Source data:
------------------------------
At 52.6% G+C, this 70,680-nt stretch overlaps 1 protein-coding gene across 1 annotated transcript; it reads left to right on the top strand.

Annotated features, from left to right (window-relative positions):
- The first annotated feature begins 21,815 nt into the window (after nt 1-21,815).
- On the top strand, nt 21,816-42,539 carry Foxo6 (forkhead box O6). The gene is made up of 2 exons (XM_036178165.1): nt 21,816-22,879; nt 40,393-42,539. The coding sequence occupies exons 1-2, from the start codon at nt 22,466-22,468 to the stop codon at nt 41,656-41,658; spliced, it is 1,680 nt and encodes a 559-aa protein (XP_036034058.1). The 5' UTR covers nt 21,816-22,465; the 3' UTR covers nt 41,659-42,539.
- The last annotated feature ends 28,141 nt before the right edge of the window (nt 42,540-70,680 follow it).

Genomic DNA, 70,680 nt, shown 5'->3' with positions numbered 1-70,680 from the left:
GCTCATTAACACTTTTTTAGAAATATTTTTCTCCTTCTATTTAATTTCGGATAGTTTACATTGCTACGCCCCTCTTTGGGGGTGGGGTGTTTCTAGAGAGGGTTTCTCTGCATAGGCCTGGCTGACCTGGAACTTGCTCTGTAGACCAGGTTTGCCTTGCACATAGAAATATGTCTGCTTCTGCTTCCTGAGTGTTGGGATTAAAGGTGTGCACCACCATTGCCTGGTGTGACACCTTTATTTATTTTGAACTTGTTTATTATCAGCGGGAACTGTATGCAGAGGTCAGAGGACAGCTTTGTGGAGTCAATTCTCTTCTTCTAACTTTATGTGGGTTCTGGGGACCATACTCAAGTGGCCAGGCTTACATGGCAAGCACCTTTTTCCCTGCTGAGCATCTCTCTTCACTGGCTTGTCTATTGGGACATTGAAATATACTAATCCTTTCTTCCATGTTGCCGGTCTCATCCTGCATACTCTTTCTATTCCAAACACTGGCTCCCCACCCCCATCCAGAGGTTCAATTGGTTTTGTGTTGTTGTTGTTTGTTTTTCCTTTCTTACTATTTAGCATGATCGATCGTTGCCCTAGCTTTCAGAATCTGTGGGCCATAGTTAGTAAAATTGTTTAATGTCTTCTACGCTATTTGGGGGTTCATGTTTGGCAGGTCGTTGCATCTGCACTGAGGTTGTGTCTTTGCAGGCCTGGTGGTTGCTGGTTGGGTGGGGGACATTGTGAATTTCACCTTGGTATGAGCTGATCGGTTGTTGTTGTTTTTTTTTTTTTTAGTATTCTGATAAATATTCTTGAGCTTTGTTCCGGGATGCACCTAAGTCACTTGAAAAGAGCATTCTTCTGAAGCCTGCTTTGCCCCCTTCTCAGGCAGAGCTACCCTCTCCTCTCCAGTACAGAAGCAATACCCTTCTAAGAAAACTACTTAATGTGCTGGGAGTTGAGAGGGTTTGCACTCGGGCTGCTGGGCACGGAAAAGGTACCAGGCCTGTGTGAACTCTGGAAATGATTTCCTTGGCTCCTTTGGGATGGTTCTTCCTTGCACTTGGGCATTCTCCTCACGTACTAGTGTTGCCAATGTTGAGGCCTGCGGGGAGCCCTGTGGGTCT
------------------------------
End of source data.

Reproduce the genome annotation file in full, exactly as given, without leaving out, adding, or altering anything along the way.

At 52.6% G+C, this 70,680-nt stretch overlaps 1 protein-coding gene across 1 annotated transcript; it reads left to right on the top strand.

Annotated features, from left to right (window-relative positions):
- The first annotated feature begins 21,815 nt into the window (after nt 1-21,815).
- On the top strand, nt 21,816-42,539 carry Foxo6 (forkhead box O6). The gene is made up of 2 exons (XM_036178165.1): nt 21,816-22,879; nt 40,393-42,539. The coding sequence occupies exons 1-2, from the start codon at nt 22,466-22,468 to the stop codon at nt 41,656-41,658; spliced, it is 1,680 nt and encodes a 559-aa protein (XP_036034058.1). The 5' UTR covers nt 21,816-22,465; the 3' UTR covers nt 41,659-42,539.
- The last annotated feature ends 28,141 nt before the right edge of the window (nt 42,540-70,680 follow it).

Genomic DNA, 70,680 nt, shown 5'->3' with positions numbered 1-70,680 from the left:
GCTCATTAACACTTTTTTAGAAATATTTTTCTCCTTCTATTTAATTTCGGATAGTTTACATTGCTACGCCCCTCTTTGGGGGTGGGGTGTTTCTAGAGAGGGTTTCTCTGCATAGGCCTGGCTGACCTGGAACTTGCTCTGTAGACCAGGTTTGCCTTGCACATAGAAATATGTCTGCTTCTGCTTCCTGAGTGTTGGGATTAAAGGTGTGCACCACCATTGCCTGGTGTGACACCTTTATTTATTTTGAACTTGTTTATTATCAGCGGGAACTGTATGCAGAGGTCAGAGGACAGCTTTGTGGAGTCAATTCTCTTCTTCTAACTTTATGTGGGTTCTGGGGACCATACTCAAGTGGCCAGGCTTACATGGCAAGCACCTTTTTCCCTGCTGAGCATCTCTCTTCACTGGCTTGTCTATTGGGACATTGAAATATACTAATCCTTTCTTCCATGTTGCCGGTCTCATCCTGCATACTCTTTCTATTCCAAACACTGGCTCCCCACCCCCATCCAGAGGTTCAATTGGTTTTGTGTTGTTGTTGTTTGTTTTTCCTTTCTTACTATTTAGCATGATCGATCGTTGCCCTAGCTTTCAGAATCTGTGGGCCATAGTTAGTAAAATTGTTTAATGTCTTCTACGCTATTTGGGGGTTCATGTTTGGCAGGTCGTTGCATCTGCACTGAGGTTGTGTCTTTGCAGGCCTGGTGGTTGCTGGTTGGGTGGGGGACATTGTGAATTTCACCTTGGTATGAGCTGATCGGTTGTTGTTGTTTTTTTTTTTTTTAGTATTCTGATAAATATTCTTGAGCTTTGTTCCGGGATGCACCTAAGTCACTTGAAAAGAGCATTCTTCTGAAGCCTGCTTTGCCCCCTTCTCAGGCAGAGCTACCCTCTCCTCTCCAGTACAGAAGCAATACCCTTCTAAGAAAACTACTTAATGTGCTGGGAGTTGAGAGGGTTTGCACTCGGGCTGCTGGGCACGGAAAAGGTACCAGGCCTGTGTGAACTCTGGAAATGATTTCCTTGGCTCCTTTGGGATGGTTCTTCCTTGCACTTGGGCATTCTCCTCACGTACTAGTGTTGCCAATGTTGAGGCCTGCGGGGAGCCCTGTGGGTCT